Ethan Ilzetzki's picture
Affiliation: 
London School of Economics

Voting history

ECB's quantitative easing

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Question 1:

Do you agree that the design of the ECB's QE programme reduces its effectiveness? 

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Answer:
Agree
Confidence level:
Very confident
Comment:
To answer this question one needs first to consider purpose QE might serve. My view is that QE works because it might reduce longer-term or riskier market interest rates when short-term risk-free interest rates have hit the zero lower bound. In this respect, the purchases of German and French sovereign debt--whose returns have been close to zero throughout the crisis, is trading cash for what is being priced as a perfect substitute. (If anything, the market is signalling that there is a shortage of core-Eurozone bonds.) Thus a large part of the purchases serves no purpose. The risk-sharing agreement itself has two disadvantages. The first, indicated in the question, is that it might reduce the risk premium on periphery Eurozone sovereign debt by less than it otherwise would. This is probably true on the margin, but this would have been priced in to yields by now. With yields of periphery Eurozone sovereign debt around 2%, the market shows no indication of this concern. My greater concern is the signal this sends for the medium-term viability of the Euro. What does it signal to the world when ECB policy is explicitly designed to insure core-Eurozone countries against risks that are only relevant if the Euro collapses? If the EU is not willing to bet on its survival, who should?

Deal or no deal: The Greece standoff

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Question 2: Do you agree that Greece would be better off defaulting right now rather than signing to the agreement under consideration?

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Answer:
Disagree
Confidence level:
Not confident
Comment:
An outright Greek default on the IMF might unleash an economic hurricane on Greece and is a very risky strategy.

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Question 1:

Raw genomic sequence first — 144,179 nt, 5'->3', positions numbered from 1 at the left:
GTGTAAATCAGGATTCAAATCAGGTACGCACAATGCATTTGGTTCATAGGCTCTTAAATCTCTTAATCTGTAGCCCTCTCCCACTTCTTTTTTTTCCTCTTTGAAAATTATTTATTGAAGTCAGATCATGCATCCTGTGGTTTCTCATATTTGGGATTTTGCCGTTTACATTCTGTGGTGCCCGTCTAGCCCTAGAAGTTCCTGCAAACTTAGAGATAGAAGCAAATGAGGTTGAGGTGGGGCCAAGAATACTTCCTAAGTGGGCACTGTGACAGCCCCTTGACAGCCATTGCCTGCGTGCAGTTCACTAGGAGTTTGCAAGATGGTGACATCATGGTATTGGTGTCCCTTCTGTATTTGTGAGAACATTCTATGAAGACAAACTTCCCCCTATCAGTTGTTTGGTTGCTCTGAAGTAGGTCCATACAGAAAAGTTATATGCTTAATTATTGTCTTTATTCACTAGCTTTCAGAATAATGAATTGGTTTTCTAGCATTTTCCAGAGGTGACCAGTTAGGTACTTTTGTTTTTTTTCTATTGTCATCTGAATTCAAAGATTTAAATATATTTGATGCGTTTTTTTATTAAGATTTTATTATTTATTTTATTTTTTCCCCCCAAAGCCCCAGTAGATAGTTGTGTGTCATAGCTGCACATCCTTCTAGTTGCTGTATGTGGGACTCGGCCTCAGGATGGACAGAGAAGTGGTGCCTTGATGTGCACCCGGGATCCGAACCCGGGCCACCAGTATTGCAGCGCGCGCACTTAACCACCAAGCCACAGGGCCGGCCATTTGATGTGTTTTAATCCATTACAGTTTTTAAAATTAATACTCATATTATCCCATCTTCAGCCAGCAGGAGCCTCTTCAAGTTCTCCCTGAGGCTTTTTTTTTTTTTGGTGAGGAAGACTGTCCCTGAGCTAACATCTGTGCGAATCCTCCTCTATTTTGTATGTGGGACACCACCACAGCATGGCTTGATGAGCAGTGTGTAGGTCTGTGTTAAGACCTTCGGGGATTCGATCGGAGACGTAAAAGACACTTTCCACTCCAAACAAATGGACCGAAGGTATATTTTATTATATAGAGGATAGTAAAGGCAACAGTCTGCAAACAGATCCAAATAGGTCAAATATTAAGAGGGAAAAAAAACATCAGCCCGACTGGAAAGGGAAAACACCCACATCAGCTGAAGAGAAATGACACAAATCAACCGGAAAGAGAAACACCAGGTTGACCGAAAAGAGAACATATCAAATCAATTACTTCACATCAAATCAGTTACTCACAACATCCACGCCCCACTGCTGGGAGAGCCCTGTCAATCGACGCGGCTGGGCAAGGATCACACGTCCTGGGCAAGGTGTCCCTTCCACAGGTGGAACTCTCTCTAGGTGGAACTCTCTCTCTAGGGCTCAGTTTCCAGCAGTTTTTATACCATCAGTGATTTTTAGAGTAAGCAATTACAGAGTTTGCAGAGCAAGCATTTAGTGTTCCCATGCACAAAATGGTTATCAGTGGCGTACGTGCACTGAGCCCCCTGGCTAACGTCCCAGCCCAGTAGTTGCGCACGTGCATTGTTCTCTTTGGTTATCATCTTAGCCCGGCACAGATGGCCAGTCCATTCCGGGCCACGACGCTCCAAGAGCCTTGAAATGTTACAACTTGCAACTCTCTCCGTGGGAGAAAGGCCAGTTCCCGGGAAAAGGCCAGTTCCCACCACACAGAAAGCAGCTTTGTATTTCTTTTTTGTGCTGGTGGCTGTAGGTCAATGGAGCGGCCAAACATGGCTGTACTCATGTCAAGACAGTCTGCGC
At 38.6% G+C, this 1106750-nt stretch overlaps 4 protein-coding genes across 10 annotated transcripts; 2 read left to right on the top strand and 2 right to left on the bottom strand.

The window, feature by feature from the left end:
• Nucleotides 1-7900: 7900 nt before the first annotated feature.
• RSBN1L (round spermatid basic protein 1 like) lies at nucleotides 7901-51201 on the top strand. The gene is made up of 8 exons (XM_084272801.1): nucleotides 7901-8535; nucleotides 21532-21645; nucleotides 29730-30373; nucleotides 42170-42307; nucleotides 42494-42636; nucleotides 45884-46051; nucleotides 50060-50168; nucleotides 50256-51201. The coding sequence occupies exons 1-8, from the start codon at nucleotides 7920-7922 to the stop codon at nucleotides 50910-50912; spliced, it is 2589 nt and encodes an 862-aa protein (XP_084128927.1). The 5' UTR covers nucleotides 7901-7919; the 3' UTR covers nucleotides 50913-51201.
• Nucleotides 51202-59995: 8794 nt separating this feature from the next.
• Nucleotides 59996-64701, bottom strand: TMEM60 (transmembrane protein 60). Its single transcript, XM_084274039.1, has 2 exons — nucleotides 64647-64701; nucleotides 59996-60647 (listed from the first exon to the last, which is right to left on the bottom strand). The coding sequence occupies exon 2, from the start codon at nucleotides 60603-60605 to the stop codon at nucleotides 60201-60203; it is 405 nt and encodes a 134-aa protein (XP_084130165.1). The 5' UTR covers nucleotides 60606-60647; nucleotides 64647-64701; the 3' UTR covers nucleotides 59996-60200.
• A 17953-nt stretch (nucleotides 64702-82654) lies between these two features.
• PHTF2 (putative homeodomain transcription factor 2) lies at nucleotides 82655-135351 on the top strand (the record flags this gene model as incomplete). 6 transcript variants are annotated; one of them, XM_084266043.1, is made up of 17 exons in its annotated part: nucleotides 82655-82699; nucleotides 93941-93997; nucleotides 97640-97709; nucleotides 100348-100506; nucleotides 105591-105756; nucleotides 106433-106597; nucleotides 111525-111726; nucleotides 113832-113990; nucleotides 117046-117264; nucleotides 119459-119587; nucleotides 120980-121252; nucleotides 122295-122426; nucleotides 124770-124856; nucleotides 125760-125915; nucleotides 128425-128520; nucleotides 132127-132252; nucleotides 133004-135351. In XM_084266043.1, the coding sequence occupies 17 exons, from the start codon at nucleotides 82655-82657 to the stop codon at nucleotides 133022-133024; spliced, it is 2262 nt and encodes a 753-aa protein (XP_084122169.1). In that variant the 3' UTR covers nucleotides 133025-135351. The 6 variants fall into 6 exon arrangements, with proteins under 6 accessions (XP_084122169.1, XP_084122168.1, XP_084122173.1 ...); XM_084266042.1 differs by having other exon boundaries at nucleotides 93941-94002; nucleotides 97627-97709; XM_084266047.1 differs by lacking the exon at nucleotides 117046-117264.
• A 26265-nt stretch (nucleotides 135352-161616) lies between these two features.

Do you agree that, on balance, the implementation of the agreement as outlined in media reports will have a non-trivial negative effect on Greek GDP?

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Answer:
Agree
Confidence level:
Confident
Comment:
Based on current reports, much of the tax increases will be in the form of labor taxes, with increases as large as 4%-points. With unemployment in Greece at Great Depression rates, such tax increases cannot possibly help. Reform of the Greek pension system is important, but indiscriminate cuts decided in midnight meetings could also be very costly.

Monetary policy and the zero lower bound (ZLB)

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Question 2: Do you agree that the benefits of reforming the monetary system to allow materially negative policy interest rates outweigh the possible costs?

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Answer:
Strongly Disagree
Confidence level:
Extremely confident
Comment:
It is neither desirable nor necessary to reform payment systems in order to lower interest rates further. The central bank should raise its inflation target to 5% and will gain the ability to lower the real interest rate by 300 basis points below the rates it currently can. There is no evidence that a higher inflation target has any real costs, and many emerging markets have done so successfully.

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Question 1: Do you agree that it is feasible for the UK authorities to change the monetary system so that materially negative policy interest rates could be safely implemented? (In answering, you may wish to explain your reasons and define your view of 'material')

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Answer:
Strongly Disagree
Confidence level:
Extremely confident
Comment:
This proposals are ivory tower ideas that should not be attempted. The move to electronic money should occur due to the relative costs and benefits of transacting with these new technologies, not by fiat to allow the central bank to conduct an unconventional policies. Stamping money and the variable exchange rate ideas have enormous transactions costs that would strongly outweigh the benefit of dropping the policy rate by 50 basis points.

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